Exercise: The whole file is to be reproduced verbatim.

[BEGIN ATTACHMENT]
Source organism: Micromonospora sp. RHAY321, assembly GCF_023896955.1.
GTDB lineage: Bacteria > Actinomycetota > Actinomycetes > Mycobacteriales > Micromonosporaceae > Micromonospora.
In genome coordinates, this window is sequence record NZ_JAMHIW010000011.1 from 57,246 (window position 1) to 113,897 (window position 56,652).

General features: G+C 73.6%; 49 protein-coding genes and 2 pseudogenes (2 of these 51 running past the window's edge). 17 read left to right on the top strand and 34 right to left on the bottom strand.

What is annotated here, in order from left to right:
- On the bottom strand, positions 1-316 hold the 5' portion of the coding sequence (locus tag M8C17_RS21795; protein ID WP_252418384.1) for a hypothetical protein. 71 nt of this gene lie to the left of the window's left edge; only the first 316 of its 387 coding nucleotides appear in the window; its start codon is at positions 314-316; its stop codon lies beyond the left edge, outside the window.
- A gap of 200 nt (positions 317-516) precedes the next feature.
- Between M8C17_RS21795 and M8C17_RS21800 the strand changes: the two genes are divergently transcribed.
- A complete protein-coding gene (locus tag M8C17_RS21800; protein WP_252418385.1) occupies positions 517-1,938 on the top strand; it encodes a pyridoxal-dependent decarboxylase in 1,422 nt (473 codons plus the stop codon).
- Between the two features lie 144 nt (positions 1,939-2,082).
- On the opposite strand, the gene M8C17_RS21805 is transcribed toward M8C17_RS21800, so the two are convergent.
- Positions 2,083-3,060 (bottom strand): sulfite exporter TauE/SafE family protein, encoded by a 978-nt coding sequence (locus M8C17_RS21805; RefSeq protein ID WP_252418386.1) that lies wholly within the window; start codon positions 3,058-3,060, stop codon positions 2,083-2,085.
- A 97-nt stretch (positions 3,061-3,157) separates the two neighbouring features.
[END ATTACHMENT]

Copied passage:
Source organism: Micromonospora sp. RHAY321, assembly GCF_023896955.1.
GTDB lineage: Bacteria > Actinomycetota > Actinomycetes > Mycobacteriales > Micromonosporaceae > Micromonospora.
In genome coordinates, this window is sequence record NZ_JAMHIW010000011.1 from 57,246 (window position 1) to 113,897 (window position 56,652).

General features: G+C 73.6%; 49 protein-coding genes and 2 pseudogenes (2 of these 51 running past the window's edge). 17 read left to right on the top strand and 34 right to left on the bottom strand.

What is annotated here, in order from left to right:
- On the bottom strand, positions 1-316 hold the 5' portion of the coding sequence (locus tag M8C17_RS21795; protein ID WP_252418384.1) for a hypothetical protein. 71 nt of this gene lie to the left of the window's left edge; only the first 316 of its 387 coding nucleotides appear in the window; its start codon is at positions 314-316; its stop codon lies beyond the left edge, outside the window.
- A gap of 200 nt (positions 317-516) precedes the next feature.
- Between M8C17_RS21795 and M8C17_RS21800 the strand changes: the two genes are divergently transcribed.
- A complete protein-coding gene (locus tag M8C17_RS21800; protein WP_252418385.1) occupies positions 517-1,938 on the top strand; it encodes a pyridoxal-dependent decarboxylase in 1,422 nt (473 codons plus the stop codon).
- Between the two features lie 144 nt (positions 1,939-2,082).
- On the opposite strand, the gene M8C17_RS21805 is transcribed toward M8C17_RS21800, so the two are convergent.
- Positions 2,083-3,060 (bottom strand): sulfite exporter TauE/SafE family protein, encoded by a 978-nt coding sequence (locus M8C17_RS21805; RefSeq protein ID WP_252418386.1) that lies wholly within the window; start codon positions 3,058-3,060, stop codon positions 2,083-2,085.
- A 97-nt stretch (positions 3,061-3,157) separates the two neighbouring features.